Child Care Tax Credit

can be expensive, and many parents have to arrange care around their work schedule or breaks. When children are out of during the summer, child care can begin to add up. The federal government is stepping in to help by offering a tax credit for child care for any child under thirteen years old. The child must be claimed as a dependent in order to qualify for the exception, and a separate exemption applies to divorced or separated parents.

What Types of Care Qualify?

Day Camps – expenses incurred from sending your child to a day camp may qualify, even if the camp focuses on a specific hobby or sport, such as basketball or art. The day camp must comply with all local and state laws applicable to other dependent care centers. Overnight camps do not qualify.

School Expenses – If your child hasn’t entered kindergarten yet, but has incurred school expenses, you may qualify for the tax credit. Before or after school care expenses for children at the kindergarten level and higher also qualify.

Center – In order for a day care facility to qualify, they must comply with all local and state laws if they care for six or more children.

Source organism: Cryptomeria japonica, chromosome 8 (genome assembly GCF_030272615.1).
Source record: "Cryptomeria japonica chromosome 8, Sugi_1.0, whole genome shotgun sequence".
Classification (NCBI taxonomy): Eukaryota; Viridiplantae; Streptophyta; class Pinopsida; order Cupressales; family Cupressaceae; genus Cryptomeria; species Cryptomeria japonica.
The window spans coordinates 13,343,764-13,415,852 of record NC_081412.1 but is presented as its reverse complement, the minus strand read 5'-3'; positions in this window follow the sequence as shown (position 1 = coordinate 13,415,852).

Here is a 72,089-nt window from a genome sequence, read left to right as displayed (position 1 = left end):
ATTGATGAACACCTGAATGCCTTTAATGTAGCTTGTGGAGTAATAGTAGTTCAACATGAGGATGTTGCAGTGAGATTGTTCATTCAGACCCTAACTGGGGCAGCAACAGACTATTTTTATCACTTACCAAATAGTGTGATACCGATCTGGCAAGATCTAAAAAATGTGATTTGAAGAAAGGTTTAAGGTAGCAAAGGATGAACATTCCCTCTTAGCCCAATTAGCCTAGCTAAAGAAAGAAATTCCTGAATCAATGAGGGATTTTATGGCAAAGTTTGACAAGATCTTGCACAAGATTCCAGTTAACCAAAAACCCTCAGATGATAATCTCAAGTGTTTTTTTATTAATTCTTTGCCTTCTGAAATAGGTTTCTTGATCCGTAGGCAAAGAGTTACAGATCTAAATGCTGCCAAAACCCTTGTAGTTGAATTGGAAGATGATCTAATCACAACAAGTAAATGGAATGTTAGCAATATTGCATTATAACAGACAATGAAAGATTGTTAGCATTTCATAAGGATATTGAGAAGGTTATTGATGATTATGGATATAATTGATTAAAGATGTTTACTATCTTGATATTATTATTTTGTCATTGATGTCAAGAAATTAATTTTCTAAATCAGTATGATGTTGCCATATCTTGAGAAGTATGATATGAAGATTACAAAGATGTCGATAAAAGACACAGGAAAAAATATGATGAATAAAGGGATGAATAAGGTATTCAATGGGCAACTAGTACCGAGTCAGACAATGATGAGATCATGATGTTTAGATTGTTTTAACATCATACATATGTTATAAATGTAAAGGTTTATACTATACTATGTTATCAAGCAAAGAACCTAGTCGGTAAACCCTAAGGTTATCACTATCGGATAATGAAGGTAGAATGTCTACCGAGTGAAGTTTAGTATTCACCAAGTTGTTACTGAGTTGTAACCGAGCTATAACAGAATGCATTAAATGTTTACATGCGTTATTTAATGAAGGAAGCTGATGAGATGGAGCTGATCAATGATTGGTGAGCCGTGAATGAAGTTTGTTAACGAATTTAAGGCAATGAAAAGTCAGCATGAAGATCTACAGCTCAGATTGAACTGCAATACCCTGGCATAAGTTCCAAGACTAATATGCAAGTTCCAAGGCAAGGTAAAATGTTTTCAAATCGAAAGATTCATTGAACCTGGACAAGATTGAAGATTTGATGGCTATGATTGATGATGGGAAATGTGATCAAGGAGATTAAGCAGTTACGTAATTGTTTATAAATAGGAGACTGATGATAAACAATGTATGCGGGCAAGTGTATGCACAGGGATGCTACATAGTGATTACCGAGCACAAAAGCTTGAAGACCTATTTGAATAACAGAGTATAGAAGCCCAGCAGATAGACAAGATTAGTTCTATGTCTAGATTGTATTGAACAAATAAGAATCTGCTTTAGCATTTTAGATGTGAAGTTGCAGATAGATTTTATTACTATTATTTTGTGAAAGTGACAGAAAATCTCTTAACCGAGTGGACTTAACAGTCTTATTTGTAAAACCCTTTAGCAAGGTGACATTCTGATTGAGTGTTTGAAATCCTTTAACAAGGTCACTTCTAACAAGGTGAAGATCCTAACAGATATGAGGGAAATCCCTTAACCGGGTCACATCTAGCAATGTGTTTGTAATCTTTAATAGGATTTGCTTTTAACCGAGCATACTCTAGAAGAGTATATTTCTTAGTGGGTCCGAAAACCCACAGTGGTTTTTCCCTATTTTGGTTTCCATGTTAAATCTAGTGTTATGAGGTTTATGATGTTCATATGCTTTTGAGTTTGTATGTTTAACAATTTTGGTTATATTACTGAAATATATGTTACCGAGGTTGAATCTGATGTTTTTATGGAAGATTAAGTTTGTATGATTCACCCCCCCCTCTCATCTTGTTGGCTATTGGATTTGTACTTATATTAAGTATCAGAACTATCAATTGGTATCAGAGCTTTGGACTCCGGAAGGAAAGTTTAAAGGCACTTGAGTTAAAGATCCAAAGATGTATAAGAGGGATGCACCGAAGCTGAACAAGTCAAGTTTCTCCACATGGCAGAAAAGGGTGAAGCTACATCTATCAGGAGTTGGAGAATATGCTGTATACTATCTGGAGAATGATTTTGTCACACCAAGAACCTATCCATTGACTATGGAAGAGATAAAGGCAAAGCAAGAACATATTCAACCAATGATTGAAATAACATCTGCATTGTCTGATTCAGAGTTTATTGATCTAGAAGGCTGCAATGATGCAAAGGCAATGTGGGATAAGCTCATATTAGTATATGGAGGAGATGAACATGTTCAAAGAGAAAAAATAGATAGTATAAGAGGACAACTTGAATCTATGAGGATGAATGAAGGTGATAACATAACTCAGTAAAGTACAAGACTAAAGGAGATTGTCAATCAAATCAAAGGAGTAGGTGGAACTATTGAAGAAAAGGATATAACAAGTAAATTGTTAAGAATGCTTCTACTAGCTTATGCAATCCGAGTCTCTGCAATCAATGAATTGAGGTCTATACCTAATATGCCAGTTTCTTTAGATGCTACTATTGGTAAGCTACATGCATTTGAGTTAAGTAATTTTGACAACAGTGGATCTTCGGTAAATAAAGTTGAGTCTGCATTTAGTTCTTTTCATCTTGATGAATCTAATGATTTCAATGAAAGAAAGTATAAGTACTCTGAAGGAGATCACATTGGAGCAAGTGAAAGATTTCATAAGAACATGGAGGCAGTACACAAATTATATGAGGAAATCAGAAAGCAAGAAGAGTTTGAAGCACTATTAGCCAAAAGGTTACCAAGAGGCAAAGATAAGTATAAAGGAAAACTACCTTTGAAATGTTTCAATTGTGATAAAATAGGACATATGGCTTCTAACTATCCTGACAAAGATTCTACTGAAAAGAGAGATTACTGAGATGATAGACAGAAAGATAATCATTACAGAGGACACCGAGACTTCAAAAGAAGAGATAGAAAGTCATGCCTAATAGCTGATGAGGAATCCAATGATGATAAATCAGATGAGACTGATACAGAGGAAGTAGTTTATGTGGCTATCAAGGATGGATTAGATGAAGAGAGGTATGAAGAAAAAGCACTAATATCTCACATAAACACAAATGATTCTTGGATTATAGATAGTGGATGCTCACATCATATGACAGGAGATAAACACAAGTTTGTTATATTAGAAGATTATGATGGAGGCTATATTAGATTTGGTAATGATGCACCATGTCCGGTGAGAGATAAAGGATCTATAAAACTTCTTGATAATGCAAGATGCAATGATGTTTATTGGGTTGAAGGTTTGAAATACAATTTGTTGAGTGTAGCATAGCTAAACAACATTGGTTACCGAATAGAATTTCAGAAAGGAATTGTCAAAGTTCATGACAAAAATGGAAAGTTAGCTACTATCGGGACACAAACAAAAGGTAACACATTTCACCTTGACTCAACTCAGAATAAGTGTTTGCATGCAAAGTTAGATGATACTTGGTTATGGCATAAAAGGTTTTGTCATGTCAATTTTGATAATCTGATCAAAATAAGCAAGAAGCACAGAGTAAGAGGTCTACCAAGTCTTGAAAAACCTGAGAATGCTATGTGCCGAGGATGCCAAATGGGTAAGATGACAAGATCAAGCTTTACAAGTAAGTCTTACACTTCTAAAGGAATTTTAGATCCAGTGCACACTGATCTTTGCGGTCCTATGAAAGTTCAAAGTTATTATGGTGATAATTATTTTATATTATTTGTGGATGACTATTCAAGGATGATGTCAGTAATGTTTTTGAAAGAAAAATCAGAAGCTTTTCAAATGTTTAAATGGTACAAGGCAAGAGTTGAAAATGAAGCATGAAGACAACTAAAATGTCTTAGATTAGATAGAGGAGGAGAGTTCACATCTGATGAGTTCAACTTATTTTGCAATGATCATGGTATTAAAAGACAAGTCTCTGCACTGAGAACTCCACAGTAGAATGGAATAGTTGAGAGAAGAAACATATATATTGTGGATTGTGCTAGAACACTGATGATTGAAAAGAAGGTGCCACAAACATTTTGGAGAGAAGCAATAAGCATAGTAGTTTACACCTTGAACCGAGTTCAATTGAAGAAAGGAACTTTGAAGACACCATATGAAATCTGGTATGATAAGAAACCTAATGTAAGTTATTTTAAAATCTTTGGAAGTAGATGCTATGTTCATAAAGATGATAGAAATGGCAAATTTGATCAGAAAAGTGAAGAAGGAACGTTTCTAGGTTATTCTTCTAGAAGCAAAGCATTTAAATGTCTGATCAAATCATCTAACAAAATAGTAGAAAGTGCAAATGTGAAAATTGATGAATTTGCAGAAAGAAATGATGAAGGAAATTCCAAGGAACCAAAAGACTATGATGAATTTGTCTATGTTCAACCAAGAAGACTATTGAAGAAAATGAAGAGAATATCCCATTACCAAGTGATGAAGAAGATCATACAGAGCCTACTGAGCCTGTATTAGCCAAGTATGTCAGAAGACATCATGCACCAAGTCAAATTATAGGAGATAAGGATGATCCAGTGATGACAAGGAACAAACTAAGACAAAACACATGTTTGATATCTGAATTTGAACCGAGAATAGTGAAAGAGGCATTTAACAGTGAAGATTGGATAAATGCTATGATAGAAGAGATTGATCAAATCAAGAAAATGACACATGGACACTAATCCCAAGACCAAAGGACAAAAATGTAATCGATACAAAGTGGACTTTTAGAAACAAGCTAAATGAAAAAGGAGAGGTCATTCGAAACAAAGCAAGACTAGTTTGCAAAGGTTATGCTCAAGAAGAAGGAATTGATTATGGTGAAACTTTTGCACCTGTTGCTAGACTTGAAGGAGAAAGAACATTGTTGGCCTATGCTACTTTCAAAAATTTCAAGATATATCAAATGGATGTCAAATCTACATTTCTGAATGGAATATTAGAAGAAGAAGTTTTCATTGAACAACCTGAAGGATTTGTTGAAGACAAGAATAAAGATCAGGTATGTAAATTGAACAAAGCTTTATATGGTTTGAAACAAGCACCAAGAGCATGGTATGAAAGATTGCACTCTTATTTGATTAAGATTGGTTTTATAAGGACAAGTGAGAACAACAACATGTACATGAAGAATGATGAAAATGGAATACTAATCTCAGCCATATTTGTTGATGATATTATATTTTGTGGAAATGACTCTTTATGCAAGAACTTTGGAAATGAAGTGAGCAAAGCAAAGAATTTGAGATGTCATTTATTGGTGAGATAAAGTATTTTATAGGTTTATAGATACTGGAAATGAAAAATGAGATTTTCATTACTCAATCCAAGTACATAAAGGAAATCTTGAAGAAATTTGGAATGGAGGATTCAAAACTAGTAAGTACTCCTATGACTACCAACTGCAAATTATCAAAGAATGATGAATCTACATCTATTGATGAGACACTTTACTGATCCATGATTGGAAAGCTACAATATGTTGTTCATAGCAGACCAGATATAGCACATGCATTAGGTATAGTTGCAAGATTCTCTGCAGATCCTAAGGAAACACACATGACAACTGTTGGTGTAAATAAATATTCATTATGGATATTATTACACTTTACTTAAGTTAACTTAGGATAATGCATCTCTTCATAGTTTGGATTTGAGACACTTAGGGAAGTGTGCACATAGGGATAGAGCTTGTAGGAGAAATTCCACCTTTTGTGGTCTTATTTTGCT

In-Home Care – If you pay someone to watch your child in your home, you don’t qualify for the credit. Instead, the person would be considered an employee of yours, to whom you will have to pay payroll taxes and file payroll returns for.

What is the Maximum Qualifying Expenses?

The falls between twenty and thirty-five percent of your incurred expenses, depending on your annual income. The more you make, the less of a credit. You can expect a tax credit between $600 and $1,050 for one child’s expenses, as you are eligible to claim up to $3,000 of expenses for one year of child care. Two or more children raises the threshold to $6,000 and can reap a tax credit between $1,200 and $2,100. The limit of expenses is $6,000 regardless of how many children are provided care, but it doesn’t need to be equally divided per child.

In order to claim the credit, you will have to provide certain information, including the provider’s name, address, and tax ID number (unless they are an exempt organization, such as a school or non-profit) Without this information you cannot claim the expenses, so be sure to get all the required information before you pay the service.

What about State Credit?

Some states offer a child care credit similar to the federal one. In these cases, you may need to provide additional information, such as a phone number, in order to claim the expenses. If your spouse is a full-time student, and you file a joint return, you may also qualify for the credit. If you are a primary caretaker of a spouse who is physically or mentally incapable of caring for themselves, you may also qualify for the exemption.